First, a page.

“The Last Duel” Depicts #MeToo In A Historical Context

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Director Ridley Scott giving movie viewers a #MeToo themed story set in medieval times probably would have been way too on the nose three years ago when the term was coined. But in 2021, it’s a little less transparent and still appropriate with its themes and morals. Scott’s The Last Duel takes the plot, narrative and story structure of Akira Kurosawa’s Rashomon (1950) and mixes it with a similar setting and battle action of Scott’s own Gladiator (2000).

Scott is a living legend in Hollywood as the man behind the classics Alien (1979), Blade Runner (1982) and Thelma & Louise (1991), yet he’s also responsible for duds like 1492 (1992), The Counselor (2013) and Alien: Covenant (2017). With film fans already aware and prepared for the filmmaker’s inconsistencies, we know that The Last Duel could go either way before we start the picture.


In late 14th century France, two knights—Jean de Carrouges (Matt Damon) and Jacques le Gris (Adam Driver)—begin their story as close friends and confidants while serving for King Charles VI (Alex Lawther) and Count Pierre d’Alençon (Ben Affleck). The friendship comes to an immediate halt when Jacques secretly buys land that was intended to be the dowry of Jean’s new wife, Marguerite de Thibouville (Jodie Comer). Things get worse when Marguerite accuses Jacques of rape and the only legal way to resolve the crime is for the two men to fight to the death in a duel.

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Because Scott is a traditionally seasoned filmmaker, all of the French characters in this Hollywood production speak in either English or fancy American accents. This tactic is always amusing with its blatant inaccuracy, but I would rather hear movie stars speak English language dialogue with their more natural voices than with fake Euro accents, if I’m being honest.

When The Last Duel was first announced, most couldn’t get past how out of place A-listers Damon and Affleck sounded in this kind of piece. And while it takes a while to accept Damon as a co-lead in 1380s France with his bowlcut-meets-mullet, Affleck is entertaining enough and appears to be having fun with his flamboyance and bleached hair. Driver portrays one of his more despicable characters believably, and I enjoyed Lawther as the very young and bored king who couldn’t care less about his responsibilities.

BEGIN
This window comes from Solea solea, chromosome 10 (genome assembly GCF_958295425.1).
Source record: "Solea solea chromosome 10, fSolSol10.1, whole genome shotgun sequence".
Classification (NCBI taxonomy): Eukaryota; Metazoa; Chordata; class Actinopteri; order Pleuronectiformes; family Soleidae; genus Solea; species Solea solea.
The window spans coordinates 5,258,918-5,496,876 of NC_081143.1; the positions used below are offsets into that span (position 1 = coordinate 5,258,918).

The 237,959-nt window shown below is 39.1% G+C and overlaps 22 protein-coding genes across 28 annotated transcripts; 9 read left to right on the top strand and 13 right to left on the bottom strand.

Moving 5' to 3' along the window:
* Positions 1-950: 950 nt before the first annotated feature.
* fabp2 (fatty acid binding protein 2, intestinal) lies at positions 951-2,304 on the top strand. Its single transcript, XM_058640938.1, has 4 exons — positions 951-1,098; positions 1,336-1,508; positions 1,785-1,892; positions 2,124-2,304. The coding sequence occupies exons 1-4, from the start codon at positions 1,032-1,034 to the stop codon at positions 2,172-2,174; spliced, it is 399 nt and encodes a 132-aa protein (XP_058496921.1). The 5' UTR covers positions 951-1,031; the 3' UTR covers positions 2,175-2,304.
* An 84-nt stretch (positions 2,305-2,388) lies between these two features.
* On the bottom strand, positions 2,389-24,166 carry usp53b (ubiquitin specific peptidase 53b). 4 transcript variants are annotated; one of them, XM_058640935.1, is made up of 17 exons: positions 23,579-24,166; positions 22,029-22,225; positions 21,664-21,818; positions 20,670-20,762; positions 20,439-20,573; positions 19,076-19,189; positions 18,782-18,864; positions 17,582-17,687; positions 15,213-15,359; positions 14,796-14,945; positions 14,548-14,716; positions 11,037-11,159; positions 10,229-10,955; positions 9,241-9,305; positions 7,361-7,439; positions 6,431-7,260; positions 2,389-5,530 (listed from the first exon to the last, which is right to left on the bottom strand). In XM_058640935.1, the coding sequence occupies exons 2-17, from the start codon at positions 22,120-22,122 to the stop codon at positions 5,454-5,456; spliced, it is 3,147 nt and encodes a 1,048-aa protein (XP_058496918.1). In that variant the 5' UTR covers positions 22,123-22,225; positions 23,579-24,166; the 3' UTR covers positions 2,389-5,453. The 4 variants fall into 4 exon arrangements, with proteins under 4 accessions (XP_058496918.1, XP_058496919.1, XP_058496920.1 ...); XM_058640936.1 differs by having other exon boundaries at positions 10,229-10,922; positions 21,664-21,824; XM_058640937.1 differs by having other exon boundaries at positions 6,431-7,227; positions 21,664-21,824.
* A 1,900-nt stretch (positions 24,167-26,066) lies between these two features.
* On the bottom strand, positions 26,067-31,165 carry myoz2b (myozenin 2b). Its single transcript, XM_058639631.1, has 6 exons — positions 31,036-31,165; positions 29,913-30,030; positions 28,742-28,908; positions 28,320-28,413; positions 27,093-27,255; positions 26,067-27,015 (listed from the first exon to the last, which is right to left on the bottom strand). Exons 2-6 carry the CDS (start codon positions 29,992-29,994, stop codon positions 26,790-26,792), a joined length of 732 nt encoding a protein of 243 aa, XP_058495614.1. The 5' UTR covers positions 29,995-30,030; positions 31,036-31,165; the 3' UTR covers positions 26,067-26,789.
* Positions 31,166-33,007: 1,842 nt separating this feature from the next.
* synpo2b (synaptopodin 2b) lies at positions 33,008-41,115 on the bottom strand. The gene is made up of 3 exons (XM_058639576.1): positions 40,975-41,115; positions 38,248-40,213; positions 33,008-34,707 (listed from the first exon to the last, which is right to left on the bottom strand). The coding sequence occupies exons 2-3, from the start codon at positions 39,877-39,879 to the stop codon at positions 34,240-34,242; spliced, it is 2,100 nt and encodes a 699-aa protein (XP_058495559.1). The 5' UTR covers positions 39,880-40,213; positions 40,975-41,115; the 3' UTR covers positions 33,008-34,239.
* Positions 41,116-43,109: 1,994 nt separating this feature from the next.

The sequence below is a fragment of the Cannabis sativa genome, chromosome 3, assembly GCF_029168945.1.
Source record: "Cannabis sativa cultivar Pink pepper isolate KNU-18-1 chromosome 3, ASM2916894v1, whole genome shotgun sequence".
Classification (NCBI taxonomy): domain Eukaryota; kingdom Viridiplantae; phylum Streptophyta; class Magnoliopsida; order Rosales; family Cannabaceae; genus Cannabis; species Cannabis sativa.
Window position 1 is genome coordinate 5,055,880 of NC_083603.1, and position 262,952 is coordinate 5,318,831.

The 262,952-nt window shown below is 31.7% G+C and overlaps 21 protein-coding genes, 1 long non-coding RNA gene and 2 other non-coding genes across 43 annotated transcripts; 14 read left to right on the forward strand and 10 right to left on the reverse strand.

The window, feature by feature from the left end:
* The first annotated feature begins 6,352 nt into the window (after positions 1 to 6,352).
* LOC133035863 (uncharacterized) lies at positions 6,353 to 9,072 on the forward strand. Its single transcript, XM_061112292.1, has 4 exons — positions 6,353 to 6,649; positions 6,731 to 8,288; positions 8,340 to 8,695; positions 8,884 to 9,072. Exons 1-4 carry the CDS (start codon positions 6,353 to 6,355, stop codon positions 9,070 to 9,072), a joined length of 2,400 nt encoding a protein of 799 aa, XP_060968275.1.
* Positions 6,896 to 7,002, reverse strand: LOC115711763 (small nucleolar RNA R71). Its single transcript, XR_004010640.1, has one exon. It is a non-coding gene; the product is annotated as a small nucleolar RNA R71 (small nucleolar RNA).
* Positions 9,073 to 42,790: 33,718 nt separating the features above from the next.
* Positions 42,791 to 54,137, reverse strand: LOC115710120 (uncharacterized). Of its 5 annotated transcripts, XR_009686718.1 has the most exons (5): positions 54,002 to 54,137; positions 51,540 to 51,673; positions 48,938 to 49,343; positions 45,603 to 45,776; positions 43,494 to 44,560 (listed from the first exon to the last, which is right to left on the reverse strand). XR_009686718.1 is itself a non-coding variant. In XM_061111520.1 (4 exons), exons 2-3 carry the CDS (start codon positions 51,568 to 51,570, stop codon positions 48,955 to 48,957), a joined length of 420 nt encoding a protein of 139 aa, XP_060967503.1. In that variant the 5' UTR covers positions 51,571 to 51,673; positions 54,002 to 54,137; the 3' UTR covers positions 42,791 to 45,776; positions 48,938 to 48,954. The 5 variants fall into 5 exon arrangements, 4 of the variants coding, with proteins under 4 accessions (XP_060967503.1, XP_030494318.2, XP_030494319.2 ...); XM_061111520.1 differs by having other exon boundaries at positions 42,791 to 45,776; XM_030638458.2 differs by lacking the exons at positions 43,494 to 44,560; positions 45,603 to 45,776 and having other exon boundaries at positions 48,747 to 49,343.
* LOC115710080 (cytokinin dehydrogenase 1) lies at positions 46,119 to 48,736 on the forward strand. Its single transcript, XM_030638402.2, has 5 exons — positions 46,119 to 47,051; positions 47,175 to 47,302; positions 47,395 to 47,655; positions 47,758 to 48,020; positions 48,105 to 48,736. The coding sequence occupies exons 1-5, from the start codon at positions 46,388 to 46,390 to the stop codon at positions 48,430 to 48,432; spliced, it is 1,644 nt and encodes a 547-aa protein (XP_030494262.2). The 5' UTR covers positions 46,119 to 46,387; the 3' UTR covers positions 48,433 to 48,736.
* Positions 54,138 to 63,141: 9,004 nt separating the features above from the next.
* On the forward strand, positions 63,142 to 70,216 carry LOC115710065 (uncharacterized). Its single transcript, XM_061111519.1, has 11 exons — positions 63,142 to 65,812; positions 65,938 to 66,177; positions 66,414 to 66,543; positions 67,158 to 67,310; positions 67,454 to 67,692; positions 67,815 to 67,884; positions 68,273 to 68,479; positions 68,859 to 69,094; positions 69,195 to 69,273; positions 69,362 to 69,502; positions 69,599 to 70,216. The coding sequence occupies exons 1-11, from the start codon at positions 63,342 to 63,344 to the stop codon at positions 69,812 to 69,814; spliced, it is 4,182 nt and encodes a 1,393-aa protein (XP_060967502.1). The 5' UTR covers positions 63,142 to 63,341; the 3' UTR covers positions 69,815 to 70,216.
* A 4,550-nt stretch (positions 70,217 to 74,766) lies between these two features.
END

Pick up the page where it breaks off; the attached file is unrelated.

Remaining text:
The biggest accomplishments of The Last Duel are from the screenplay and Comer’s performance. Following her acclaimed stints on the UK series “My Mad Fat Diary” (2013-15) and “Killing Eve” (2018- ), Comer officially breaks through onto the big screen with Shawn Levy’s Free Guy and The Last Duel. The two movies could not be any more different, and impressively show the actress’ range and versatility. In The Last Duel, we go from seeing Marguerite as submissive to coquettish to defiant by the end of the epic, with nuance and nurture. Comer holds her own opposite the big names in the cast, making me hope she gains some hype for the next awards season.

Another thing that crossed people’s minds when The Last Duel was announced was how a male director and two male screenwriters—Damon and Affleck—were going to successfully pull off this storyline from the woman’s perspective. It’s even more impressive that the message flows so fittingly in the final cut. I can only assume a big part of this success is because indie filmmaker Nicole Holofcener was on board as one of the screenwriters and producers. Though her background is in intimate romcoms and character studies like Lovely and Amazing (2001), Enough Said (2013) and co-writing Marielle Heller’s Can You Ever Forgive Me? (2018); Holofcener must be comfortable going this far back in time with her writing, as the motives and development of the characters feel natural and well executed.

Refreshingly, there’s no nudity featured during the orgy and rape scenes and very little foul language. But Scott’s new historical drama still warrants its R rating with some particularly grueling violence during the battles. If you can handle the subject matter and graphic visuals in between, The Last Duel is an exceptional take on an always relevant topic.


Does The Last Duel look interesting to you? Do you enjoy star-studded costume dramas? Let us know in the comments!

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